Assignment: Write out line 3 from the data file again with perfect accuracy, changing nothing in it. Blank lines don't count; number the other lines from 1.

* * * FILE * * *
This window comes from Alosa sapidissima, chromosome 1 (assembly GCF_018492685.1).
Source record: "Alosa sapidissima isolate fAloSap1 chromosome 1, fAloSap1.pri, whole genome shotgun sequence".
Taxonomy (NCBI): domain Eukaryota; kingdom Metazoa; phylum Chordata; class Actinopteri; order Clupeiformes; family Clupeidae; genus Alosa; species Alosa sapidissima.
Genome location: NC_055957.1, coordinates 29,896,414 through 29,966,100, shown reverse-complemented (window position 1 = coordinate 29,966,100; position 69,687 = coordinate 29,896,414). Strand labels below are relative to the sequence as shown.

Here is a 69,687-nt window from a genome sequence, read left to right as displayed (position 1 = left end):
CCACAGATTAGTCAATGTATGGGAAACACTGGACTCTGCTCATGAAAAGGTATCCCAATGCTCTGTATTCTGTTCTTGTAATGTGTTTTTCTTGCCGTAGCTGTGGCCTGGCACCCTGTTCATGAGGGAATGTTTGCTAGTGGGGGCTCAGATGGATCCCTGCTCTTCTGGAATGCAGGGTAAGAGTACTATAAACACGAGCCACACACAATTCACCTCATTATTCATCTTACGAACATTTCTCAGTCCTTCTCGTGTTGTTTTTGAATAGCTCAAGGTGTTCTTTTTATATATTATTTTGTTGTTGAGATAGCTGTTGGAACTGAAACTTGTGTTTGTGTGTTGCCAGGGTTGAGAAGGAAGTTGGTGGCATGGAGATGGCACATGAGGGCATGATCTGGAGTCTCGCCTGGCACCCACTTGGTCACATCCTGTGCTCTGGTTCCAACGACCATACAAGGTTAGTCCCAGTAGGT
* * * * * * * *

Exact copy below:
Taxonomy (NCBI): domain Eukaryota; kingdom Metazoa; phylum Chordata; class Actinopteri; order Clupeiformes; family Clupeidae; genus Alosa; species Alosa sapidissima.